Posted: January 29th, 2010 | Author: Kevin Lee | Filed under: Kev's Thoughts On... | Tags: Apple, cloud computing, connectivity, eInk, Game-Changing, iPad, multi-tasking, Netbook, Tablet, touch screen, Voice activation, Voice commands, Voice type | No Comments »
Image from Apple website
My good friend Tim Cascio wrote a blog post entitled: Apple iSlate Roadmap: Game-Changing Features for Version 1.0 and Beyond and asked me to comment on what I imagine a game-changing iPad should look like. Here was my response:
>> I was curious about what Apple would indeed release, but I had my doubts about what they would actually put into this new device. I concluded we needed a mini-tablet a couple years ago when I first started thinking about the need for a mid-tier device between the mobile phone and the laptop. Since then we””ve had emerge Netbooks and also eReaders. These two alternatives have really risen the bar and made it difficult for how a mini-tablet or ”iPad” could be a game changer.
After the announcement yesterday, I”ve been reading a lot of reviews about the device. I found this particular critique along the lines of my own opinions about the iPad: 10 Reasons Why you should NOT Buy Apple iPad
For me, what I””m looking for is a simple yet robust device that allows me to have a light, flexible, and versatile window into all my connectivity needs.
Building on Tim”s list, here is my brief list of what would make me feel it is a game-changer:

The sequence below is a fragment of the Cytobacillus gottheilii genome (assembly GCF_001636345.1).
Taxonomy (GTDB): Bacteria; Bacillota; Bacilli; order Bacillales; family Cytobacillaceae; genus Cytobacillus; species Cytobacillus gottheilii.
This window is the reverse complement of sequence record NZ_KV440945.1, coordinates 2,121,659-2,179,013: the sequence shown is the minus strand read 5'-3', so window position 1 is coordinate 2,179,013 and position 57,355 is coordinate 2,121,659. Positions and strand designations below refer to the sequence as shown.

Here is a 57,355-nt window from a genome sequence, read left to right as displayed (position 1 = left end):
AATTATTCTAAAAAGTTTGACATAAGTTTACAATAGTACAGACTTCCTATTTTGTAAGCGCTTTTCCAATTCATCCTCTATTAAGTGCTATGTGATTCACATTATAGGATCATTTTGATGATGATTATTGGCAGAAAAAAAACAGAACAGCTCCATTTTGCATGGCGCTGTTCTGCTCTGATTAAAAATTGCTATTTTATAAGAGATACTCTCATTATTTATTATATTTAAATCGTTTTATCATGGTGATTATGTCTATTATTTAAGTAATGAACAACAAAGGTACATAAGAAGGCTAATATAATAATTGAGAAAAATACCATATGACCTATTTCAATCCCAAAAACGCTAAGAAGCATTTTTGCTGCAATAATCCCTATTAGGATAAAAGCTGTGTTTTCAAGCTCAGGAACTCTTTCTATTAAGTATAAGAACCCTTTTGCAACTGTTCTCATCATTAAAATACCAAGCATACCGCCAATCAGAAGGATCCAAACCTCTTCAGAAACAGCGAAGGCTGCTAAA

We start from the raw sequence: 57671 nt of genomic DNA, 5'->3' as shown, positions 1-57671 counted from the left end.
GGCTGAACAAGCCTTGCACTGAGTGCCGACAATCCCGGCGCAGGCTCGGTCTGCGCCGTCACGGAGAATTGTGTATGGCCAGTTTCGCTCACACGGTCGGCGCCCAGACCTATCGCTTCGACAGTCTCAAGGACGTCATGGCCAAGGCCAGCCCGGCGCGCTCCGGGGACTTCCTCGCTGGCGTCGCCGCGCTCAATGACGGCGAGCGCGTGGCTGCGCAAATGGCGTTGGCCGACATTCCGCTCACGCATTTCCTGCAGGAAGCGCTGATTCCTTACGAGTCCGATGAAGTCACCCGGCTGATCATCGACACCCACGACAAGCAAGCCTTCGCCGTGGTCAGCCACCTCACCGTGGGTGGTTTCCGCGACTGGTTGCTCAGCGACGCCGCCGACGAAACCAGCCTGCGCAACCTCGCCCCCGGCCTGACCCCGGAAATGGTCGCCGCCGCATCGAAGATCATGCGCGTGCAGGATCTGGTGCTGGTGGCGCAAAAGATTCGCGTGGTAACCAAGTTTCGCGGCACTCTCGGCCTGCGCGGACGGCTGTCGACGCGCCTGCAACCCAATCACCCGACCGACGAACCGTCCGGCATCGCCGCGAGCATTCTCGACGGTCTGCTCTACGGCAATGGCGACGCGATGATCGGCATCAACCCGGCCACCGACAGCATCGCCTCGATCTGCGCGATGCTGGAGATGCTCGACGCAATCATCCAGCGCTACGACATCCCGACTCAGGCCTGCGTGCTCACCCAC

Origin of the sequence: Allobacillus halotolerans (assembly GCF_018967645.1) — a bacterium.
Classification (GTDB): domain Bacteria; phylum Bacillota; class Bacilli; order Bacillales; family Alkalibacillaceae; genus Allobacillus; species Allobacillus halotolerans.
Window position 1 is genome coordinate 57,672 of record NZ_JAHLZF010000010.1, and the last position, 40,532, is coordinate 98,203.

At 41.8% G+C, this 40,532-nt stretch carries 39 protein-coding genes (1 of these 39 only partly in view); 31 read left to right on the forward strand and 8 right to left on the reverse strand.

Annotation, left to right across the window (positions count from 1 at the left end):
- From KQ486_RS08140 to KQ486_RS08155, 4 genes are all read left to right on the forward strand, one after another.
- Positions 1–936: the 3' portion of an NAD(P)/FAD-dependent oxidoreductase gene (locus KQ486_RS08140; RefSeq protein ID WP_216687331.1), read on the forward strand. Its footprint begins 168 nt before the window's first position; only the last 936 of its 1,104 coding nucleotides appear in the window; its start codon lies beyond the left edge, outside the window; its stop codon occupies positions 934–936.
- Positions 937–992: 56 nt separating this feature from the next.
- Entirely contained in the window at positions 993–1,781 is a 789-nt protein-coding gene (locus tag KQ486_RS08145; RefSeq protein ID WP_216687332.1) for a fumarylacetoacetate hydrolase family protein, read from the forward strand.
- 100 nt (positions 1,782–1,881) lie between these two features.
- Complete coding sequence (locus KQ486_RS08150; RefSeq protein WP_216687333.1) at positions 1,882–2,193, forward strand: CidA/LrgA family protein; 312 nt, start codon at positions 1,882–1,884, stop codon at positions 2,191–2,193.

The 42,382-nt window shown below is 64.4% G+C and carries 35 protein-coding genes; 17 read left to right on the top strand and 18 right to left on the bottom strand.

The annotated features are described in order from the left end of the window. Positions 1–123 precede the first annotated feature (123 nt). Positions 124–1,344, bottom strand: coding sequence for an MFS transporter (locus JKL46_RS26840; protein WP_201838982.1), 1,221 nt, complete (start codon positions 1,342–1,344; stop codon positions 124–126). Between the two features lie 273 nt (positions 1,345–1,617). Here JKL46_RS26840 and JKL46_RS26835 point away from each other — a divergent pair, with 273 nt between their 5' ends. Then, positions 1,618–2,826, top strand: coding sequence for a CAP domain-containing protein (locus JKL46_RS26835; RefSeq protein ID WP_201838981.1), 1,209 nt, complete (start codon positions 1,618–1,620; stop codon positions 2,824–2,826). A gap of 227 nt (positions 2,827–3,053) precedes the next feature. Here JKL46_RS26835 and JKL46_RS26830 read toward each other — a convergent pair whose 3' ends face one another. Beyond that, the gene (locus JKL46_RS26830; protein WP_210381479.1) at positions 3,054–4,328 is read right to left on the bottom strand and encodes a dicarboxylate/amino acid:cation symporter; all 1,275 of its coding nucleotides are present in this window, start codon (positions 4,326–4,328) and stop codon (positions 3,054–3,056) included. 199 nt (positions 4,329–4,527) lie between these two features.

1) Voice activation, Voice commands, & Voice type + recording: When I think of a touch screen device, a REAL one, I don”t think the proper interface is typing on a screen. I think it is awkward and inefficient. A real game-changer would be get rid of the mouse, get rid of qwerty, and change the way we input information. Of course, there can always be a virtual keyboard when needed, or when voice is not appropriate (like in a meeting), but, a 9-inch screen should not be accessed by thumbs, and is really uncomfortable for efficient typing.
2) Multi-tasking: I think this is imperatively essential. Not that it has to be the same kind of OS and platform that we are used to in a netbook/laptop, but, some other form of convenient multi-tasking is extremely crucial.
3) Constant, continuous connectivity awareness: A real tablet should be constantly aware of its surroundings, automatically connecting you to the fastest, most stable, and free combinations of wi-fi, 3G & bluetooth devices around you. This thing should make it seamless and simple for you not only reach out to the net and external information, but should also simultaneously enable you to pull information in from other devices (pictures, media files from your mobile phone or video/content saved on your computer or other storage, and ofcourse the internet). This awareness should extend to things like credit-cards, all kinds of magnetic strips, and most importantly RFIDs.